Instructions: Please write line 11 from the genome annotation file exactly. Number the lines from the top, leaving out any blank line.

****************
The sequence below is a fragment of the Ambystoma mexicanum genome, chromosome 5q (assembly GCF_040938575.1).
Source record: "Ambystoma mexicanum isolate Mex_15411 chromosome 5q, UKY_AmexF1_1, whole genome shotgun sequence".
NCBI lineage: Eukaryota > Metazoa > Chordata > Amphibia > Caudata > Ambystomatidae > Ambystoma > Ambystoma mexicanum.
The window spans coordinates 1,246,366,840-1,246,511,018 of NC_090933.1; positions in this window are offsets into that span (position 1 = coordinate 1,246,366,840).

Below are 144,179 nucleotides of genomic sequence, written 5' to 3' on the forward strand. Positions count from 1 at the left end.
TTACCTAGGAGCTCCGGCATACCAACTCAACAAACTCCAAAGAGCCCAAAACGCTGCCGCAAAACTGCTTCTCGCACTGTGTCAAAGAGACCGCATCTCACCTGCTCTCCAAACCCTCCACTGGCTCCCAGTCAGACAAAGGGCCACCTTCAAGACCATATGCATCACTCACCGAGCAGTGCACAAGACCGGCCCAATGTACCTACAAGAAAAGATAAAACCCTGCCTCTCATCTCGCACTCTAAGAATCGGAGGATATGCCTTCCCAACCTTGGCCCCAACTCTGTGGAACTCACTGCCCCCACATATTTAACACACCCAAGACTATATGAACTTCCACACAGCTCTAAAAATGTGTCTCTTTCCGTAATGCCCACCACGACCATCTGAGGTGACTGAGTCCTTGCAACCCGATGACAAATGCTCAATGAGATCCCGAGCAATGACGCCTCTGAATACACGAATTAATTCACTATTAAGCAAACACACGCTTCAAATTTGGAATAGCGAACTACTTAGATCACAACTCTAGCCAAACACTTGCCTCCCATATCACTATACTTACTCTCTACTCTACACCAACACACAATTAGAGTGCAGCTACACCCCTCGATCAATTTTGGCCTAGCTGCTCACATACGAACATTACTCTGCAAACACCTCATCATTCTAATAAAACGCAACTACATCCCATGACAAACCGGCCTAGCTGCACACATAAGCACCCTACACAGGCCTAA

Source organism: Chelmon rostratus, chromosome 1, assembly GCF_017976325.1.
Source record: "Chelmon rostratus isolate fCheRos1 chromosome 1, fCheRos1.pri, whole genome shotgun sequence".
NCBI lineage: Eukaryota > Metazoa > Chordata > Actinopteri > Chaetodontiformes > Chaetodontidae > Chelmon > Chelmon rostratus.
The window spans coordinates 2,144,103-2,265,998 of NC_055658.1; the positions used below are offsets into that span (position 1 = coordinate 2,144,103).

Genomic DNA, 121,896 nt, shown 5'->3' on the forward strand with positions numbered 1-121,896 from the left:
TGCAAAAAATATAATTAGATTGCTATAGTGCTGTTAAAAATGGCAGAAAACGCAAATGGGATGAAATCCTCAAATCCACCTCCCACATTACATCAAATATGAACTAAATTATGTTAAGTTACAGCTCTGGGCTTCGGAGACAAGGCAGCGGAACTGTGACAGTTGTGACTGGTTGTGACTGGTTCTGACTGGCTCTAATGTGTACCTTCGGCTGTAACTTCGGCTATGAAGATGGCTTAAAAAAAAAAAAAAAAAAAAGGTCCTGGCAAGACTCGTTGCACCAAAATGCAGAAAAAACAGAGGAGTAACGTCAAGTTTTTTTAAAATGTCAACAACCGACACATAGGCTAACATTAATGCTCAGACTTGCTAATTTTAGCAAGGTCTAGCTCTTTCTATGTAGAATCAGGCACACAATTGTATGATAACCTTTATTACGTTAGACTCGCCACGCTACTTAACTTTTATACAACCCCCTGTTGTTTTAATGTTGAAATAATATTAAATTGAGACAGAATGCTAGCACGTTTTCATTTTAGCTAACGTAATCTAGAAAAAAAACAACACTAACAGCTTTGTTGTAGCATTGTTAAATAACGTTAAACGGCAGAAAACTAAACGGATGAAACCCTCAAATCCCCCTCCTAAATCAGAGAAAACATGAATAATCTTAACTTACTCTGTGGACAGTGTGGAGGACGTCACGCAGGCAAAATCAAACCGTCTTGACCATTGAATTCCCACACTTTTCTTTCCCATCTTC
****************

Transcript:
Genomic DNA, 121,896 nt, shown 5'->3' on the forward strand with positions numbered 1-121,896 from the left: